Football is the only London 2012 event which has not sold out, with approximately 1.5m tickets still available, BBC Sport has learned.
Football is still the biggest-selling sport at the games, but only 800,000 of the 2.3m tickets have been sold.
Showpiece events such as some of the men's quarter-final and semi-final ties have suffered from slow sales.
But organisers have cited a reluctance from fans to buy tickets before the draw is made on 24 April.
A London 2012 spokesperson said: "We are confident that when we know more about the teams and the draw, people will want to be part of the Olympic Games at the football venues across the UK."
Football is the only sport among the 26 at the games which has tickets on sale.
LOCOG has consistently said it expects the biggest trigger for football ticket sales to be the draw in April. Locog's research suggests football fans generally wait to know which teams are playing before they spend their cash. With more than half the tickets left, the organisers will be hoping fans respond. They've sold more tickets for the men's than the women's competition: that might be an added concern given the first action of the Olympics on July 25 is the GB women's group game in Cardiff. They won't want empty seats as the backdrop.
This raises the prospect of the Olympics opening to half-empty stadiums as football's preliminary matches begin on Wednesday July 25, two days before competition for any other sport starts.
But, despite the amount unsold, the 800,000 bought at the last count mean that football is the biggest seller at the games, out of the total 6.6 million tickets.
Tickets were taken off sale on Monday, and they will go back on the market, with prices ranging from £20 to £125, in April, when returned tickets for the 25 sold-out Olympic events will also become available.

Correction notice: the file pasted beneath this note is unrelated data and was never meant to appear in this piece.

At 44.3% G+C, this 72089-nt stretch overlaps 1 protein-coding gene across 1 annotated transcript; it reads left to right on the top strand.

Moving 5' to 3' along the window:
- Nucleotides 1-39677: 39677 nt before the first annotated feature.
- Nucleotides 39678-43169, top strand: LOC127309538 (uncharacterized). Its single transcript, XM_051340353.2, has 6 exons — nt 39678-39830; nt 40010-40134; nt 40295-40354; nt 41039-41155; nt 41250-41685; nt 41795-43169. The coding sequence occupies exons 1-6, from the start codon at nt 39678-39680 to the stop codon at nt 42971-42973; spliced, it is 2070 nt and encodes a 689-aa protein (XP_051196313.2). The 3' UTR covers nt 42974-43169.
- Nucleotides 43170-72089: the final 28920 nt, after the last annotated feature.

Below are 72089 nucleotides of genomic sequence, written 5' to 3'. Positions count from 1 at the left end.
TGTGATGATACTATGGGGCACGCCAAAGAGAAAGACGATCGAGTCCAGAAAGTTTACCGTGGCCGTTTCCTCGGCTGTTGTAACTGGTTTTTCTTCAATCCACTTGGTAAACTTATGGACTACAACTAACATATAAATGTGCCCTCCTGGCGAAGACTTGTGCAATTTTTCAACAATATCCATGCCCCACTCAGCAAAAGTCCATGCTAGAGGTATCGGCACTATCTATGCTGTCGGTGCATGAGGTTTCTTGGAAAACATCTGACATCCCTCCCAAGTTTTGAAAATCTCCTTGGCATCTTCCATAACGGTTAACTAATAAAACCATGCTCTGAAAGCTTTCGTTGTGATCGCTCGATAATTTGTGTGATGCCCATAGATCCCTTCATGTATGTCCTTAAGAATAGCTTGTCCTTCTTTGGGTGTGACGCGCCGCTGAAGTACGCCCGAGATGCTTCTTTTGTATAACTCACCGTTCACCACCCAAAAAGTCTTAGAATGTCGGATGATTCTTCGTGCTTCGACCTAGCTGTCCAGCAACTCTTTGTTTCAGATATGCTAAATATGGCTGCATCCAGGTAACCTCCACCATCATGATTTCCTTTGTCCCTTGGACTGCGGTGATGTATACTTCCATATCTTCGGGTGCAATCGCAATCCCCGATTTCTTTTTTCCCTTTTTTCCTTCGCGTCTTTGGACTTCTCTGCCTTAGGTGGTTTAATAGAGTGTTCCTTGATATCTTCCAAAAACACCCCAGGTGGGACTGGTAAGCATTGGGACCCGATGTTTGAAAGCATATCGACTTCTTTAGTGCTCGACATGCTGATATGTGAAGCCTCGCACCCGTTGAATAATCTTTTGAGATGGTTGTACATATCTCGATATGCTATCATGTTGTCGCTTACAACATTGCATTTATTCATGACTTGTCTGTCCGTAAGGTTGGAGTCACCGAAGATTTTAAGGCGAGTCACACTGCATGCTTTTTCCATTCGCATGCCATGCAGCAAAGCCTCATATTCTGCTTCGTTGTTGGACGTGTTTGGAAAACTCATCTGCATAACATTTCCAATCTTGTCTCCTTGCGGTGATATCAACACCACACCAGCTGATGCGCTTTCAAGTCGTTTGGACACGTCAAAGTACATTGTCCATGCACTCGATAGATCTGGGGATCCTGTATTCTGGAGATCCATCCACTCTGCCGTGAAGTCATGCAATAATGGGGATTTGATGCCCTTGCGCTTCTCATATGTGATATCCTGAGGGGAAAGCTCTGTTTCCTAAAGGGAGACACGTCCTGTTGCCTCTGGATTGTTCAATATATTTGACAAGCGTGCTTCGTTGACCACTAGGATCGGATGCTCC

The City of Coventry Stadium, Hampden Park, Millennium Stadium, Old Trafford, Sports Direct Arena and Wembley Stadium will stage the matches.
Hosts Great Britain are expected to compete with nations such as Brazil and World Cup and European champions Spain for the title.
Football Supporters' Federation chair Malcolm Clarke believes that "high prices" and a "lack of interest" due to England's participation in Euro 2012 could be behind the lack of sales.
"The general problem is that Olympic football is not seen as the pinnacle," he said.
"Most die-hard fans will be heading to Poland and Ukraine for Euro 2012 and wouldn't have even thought about the Olympics.
"They should have also priced the tickets much lower.
"I'm sure sales will pick up to an extent, but I'd be very surprised if there was a surge."
Tickets are available for most preliminary stage matches.
For the men's competition, the bronze match, two quarter final ties and one semi-final are also unsold. For the women's tournament, tickets are available for all knockout ties from the quarter finals to the gold medal game.